Decrypting the Public Power Paradigm in Denationalising and Privatising Legal Orders
Researchers of the Department of Public International Law, together with researchers from the Department of European Law and the Institute of Social Studies (ISS), participate in the research project entitled:Decrypting the Public Power Paradigm in Denationalising and Privatising Legal Orders. The research project is part of the Erasmus School of Law overarching research program: Rethinking the Rule of Law in an Era of Globalisation, Privatisation, and Multiculturalisation.
The project analyses the manner in which law constructs and ought to construct the exercise of public power. For purposes of this research project, we conceptualise law, or at least significant parts of law, as a means by which society constructs and reconstructs itself interactively and, as it were, constructs ‘public space’. The most salient attribute of such a body of law is that it addresses the distribution of power in society, and in particular the abuse of power, as opposed to addressing delicts, torts, and trespasses only. Hence, public power is understood as power that ought to be exercised on behalf of and in the interest of society. These ideas provide the theoretical underpinnings of the project.
Research activities 2012
The Evolution of a Research Project:
A Case Study of Scientific Collaboration in the Internet and Social Networking Age
If this title is too boring for your liking, how about: ‘How does a research project come into being? It takes a village.’
In 1996, Hillary Clinton wrote a book with the title, ‘It Takes a Village: And Other Lessons Children Teach Us, (on ‘the impact individuals and groups outside the family have, for better or worse, on a child's well-being, and advocates a society which meets all of a child's needs’ – see http://en.wikipedia.org/wiki/It_Takes_a_Village). While picking up my children from day care the other day (excellent care, might I add), I was reflecting on how right she was; it also struck me, then, that my new research project was being born and raised in very much the same way.
I have recently committed the project to paper, and I am in the process of obtaining funding (but that’s a story for another day). The project, titled ‘International Accountability Mechanisms at Multilateral Development Banks: Assessing their Contribution Towards the Realization and Development of the International Rule of Law’, will keep me busy for the next three to four years and is – to some extent – a continuation of my Ph.D. research on the World Bank Inspection Panel and a culmination of all the research I have done since.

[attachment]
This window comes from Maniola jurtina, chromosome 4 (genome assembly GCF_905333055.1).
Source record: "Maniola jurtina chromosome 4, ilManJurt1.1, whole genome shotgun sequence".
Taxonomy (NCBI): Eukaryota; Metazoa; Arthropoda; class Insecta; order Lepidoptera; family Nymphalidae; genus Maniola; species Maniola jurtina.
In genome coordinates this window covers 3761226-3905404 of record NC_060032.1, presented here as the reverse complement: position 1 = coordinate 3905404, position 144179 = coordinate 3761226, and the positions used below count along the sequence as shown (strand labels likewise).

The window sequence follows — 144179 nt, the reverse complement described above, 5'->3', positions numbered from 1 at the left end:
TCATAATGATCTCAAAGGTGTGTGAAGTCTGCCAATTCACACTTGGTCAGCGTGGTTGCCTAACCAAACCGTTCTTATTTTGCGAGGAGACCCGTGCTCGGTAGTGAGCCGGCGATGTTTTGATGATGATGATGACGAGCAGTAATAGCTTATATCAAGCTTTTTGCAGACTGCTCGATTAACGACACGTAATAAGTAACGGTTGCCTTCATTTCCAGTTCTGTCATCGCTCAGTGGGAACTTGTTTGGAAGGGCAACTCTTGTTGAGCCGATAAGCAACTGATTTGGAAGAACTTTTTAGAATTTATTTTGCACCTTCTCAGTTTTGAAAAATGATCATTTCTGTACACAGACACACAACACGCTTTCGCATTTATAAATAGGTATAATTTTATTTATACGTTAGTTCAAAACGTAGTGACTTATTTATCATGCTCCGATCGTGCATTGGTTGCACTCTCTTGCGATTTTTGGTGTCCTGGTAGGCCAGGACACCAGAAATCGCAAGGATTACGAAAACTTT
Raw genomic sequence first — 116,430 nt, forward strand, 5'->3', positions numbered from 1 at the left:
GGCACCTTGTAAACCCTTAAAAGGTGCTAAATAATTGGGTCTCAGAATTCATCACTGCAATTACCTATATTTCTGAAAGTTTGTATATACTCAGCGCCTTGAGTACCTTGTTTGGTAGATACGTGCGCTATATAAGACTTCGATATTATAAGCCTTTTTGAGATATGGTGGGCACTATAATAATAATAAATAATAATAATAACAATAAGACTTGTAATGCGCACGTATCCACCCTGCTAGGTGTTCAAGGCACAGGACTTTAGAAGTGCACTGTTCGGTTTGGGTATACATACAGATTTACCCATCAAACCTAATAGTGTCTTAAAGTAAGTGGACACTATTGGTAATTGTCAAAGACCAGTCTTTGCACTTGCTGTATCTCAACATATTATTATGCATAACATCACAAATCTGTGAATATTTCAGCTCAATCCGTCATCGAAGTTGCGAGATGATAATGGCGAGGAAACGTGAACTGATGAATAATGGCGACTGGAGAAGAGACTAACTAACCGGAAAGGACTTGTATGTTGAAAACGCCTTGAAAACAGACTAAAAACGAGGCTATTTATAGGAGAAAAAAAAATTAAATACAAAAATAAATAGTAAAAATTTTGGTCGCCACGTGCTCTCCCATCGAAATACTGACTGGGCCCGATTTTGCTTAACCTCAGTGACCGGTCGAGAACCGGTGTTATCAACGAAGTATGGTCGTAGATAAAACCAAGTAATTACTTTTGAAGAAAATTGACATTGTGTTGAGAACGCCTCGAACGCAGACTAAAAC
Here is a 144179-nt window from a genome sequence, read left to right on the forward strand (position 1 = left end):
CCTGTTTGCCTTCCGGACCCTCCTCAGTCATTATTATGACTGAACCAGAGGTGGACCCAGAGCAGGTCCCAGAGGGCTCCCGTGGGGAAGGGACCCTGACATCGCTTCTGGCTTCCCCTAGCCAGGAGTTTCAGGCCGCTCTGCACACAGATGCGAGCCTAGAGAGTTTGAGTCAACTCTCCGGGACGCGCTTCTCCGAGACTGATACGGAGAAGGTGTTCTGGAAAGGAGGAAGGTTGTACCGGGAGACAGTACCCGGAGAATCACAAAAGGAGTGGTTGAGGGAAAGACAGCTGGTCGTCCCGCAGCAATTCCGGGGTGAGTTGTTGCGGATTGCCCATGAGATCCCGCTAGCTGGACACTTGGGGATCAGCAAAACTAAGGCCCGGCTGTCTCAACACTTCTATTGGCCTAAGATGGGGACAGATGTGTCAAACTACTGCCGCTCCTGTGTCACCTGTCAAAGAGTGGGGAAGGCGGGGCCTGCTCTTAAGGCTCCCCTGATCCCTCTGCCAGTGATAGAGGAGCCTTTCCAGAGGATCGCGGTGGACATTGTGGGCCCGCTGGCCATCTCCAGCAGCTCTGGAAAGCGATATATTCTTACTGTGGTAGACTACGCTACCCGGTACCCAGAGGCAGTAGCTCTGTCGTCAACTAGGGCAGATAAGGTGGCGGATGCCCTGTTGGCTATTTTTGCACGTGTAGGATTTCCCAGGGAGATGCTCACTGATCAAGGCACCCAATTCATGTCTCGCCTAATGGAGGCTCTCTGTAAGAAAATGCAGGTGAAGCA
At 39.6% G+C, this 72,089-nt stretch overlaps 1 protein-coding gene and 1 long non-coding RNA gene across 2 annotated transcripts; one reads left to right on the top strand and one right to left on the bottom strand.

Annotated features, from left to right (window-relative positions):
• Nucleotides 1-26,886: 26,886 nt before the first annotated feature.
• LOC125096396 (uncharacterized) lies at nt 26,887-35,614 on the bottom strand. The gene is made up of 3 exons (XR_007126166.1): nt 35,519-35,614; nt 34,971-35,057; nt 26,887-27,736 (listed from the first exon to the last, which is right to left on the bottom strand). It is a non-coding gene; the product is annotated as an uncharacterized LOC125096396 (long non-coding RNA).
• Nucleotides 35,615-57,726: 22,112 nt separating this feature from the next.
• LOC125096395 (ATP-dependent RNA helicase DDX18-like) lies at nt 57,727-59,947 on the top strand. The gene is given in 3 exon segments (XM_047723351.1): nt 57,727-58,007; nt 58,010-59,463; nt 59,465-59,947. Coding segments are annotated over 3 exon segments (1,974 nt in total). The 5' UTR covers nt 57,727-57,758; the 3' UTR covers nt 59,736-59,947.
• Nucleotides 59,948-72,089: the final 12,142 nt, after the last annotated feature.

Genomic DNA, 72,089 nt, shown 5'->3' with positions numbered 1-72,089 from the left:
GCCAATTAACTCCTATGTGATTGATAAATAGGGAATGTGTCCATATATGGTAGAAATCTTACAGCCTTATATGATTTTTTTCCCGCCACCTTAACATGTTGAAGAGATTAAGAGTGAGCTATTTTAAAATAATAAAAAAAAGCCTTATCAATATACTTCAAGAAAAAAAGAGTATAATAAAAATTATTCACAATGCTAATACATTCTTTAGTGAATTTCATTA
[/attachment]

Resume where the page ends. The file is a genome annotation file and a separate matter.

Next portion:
Writing the project proposal, however, forcibly reminded me of how many people have been involved in it, in various ways and through various media. The evolution of this particular research project is, indeed, an excellent case study of what scientific collaboration can look like today especially because, have I mentioned, I am not based in Rotterdam but in Farmington, New Mexico (that is in the United States, please note, not in Mexico; and I’m not really kidding).
To start with the Lynchpin of this department, Prof. dr. Ellen Hey commented on various drafts through old-fashioned ‘track-changes’ in MS Word and had several inspiring discussions with me via Skype (we have become experts at ignoring the occasional echo on the line, and at mentally completing sentences or syllables that are cut off in the process). Colleague Dr. Jeroen Temperman forwarded me an example of his recent excellent research proposal via email, and, after Facebook informed me that Dr. Elaine Mak was in Florence (hence, the out-of-office reply) I received invaluable input from her as well. Prof. dr. Sanne Taekema also commented on one of the final versions via email, and so did Prof. dr. Daniel Bradlow, who is a professor both at Pretoria University in South Africa and at American University in Washington D.C. (and, hence, I always have to check in which time zone he finds himself before I can arrange a Skype meeting).
Over the past two years, colleagues Paulo da Rosa and Jamaal Mohuddy worked tirelessly with me on the development of a database containing all cases from the International Accountability Mechanisms at Multilateral Development Banks. With the help of Skype and Dropbox, we managed an increasingly complex project despite being separate by, well, quite a lot of ocean and almost the entire North American continent. In April 2012, Emelie Folkesson joined the project, conducting invaluable analysis on this dataset. Emelie is an external Ph.D. student of Ellen Hey, and is currently based in Chicago – ‘merely’ one time zone removed from me. We communicate regularly via Skype, Facebook, email and Dropbox; and in May 2012 we met each other half-way at Denver Airport for the ultimate old-fashioned face-to-face meeting.
So, to repeat the initial question: How does a research project come into being? It takes a village. A digital, global village.
Andria Naudé Fourie
Research Activities 2011
Conference Oxford University & Field Research at the UN
Conference in Oxford
From 23-26 September, 2011, I had the opportunity to attend and participate in a conference on the foreign policy of the United States at the University of Oxford, UK.